Online course offerings at California colleges could soon expand

Number of online college courses could increase

BAKERSFIELD -  

Professor Robert Carlisle has been teaching both online and face to face college English courses since 1997. He has helped grow the program at California State University Bakersfield and sees room for even more growth.

 

"I would say that we need more online courses," Carlisle said. "As I say, there are many students out there that have trouble attending classrooms and these classes definitely make an education within their grasp."

 

Online courses are an accessible option for some students as they can attend class anywhere, even without an internet connection, and they may soon be even more accessible. 

 

Governor Jerry Brown's proposed budget plan includes $16.9 million for online courses at community colleges and another 10 million for online courses at the University of California and California State University campuses.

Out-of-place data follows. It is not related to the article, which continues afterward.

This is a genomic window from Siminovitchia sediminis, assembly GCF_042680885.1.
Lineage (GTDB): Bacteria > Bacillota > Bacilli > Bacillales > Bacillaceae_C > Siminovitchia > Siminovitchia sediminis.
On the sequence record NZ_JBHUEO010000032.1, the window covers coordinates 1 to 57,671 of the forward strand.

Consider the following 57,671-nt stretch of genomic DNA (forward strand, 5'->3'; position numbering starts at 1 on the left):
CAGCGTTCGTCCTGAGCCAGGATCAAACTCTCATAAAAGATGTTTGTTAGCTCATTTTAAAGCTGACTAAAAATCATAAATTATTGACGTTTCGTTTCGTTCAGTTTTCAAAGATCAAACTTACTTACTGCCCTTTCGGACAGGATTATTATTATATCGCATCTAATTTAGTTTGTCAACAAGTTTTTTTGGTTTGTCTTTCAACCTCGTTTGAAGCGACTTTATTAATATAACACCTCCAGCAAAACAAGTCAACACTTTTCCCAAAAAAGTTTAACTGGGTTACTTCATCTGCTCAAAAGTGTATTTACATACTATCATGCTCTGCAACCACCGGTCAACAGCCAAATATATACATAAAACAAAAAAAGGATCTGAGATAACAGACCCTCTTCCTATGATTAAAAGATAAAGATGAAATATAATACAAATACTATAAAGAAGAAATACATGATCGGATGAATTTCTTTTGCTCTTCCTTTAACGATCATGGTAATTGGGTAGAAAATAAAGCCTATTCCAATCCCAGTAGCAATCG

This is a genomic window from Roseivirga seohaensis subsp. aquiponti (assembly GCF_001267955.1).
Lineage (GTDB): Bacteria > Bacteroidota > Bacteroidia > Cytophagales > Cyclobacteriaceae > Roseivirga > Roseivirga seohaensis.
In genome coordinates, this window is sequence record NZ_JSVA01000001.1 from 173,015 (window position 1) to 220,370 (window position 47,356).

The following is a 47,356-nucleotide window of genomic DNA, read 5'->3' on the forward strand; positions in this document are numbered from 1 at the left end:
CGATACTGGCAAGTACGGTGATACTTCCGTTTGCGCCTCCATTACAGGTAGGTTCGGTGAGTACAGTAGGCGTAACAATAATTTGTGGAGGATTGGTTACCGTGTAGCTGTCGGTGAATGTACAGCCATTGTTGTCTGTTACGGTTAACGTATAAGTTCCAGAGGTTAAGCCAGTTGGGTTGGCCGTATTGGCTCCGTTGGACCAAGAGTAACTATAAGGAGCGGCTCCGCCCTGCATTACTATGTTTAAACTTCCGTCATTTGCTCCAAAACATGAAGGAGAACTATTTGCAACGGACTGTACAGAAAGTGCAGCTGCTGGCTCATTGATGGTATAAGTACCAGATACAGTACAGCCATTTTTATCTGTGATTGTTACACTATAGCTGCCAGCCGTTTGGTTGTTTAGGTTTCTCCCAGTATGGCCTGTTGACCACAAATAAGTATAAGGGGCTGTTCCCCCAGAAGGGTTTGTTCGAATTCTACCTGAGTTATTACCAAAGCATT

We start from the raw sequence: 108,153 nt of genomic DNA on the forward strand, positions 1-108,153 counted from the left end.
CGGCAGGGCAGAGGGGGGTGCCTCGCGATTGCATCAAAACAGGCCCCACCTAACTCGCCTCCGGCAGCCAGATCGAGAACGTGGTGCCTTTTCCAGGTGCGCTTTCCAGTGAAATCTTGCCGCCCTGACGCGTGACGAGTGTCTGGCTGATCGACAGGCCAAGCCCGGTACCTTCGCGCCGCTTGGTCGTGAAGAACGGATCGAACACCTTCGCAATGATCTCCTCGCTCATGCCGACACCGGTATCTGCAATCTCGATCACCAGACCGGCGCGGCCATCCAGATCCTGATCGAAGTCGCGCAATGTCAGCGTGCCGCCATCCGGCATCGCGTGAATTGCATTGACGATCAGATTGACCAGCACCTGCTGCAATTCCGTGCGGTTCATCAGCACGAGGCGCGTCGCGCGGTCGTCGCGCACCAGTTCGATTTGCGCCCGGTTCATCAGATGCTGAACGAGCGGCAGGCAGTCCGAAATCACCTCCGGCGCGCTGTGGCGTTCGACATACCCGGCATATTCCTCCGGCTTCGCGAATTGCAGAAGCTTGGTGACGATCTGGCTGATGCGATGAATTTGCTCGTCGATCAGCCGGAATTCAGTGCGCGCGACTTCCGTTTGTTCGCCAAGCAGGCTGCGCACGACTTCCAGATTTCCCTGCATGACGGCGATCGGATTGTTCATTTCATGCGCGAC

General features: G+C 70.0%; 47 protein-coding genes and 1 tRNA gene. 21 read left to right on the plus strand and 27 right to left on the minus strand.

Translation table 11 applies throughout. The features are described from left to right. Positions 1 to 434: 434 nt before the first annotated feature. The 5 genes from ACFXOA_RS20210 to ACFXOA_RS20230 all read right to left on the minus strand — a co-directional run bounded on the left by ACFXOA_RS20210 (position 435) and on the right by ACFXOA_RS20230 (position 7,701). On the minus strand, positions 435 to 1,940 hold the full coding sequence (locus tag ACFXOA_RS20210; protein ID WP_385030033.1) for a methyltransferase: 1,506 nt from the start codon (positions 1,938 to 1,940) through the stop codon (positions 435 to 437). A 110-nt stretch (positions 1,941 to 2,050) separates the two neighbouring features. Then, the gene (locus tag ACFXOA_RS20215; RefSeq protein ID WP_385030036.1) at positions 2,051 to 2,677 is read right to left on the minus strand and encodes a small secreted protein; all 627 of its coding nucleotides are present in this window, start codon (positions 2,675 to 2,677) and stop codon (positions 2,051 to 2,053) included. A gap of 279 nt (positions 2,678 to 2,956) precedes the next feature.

That would help with expanding online offerings at campuses around the state, something that state Assemblymember Dan Logue (R, Chico) has been advocating for through his own proposed legislation. 

 

"Technology has changed drastically in the last 50 years," Logue said. "I think the universities have to change with it. I think it offers more students the ability to get an education at a better price. As long as the quality is good I think it's a step in the right direction."

 

Bakersfield College spokeswoman Amber Chiang says BC has noticed it takes a certain type of student to succeed in an online setting. 

 

"The student has to be motivated," Chiang said. "They have to be disciplined and they have to be ready to work on their own for the majority of the class."

 

Professor Carlisle traditionally has noticed little difference between his online and offline students. 

 

"I've found that the students in the online classes are doing just as well in the face to face classes"

 

At Bakersfield College, 66 online courses are currently offered, roughly 5 percent of the college's catalog. With more than 15,000 students enrolled currently, about 2,300 are enrolled in an online course this semester.

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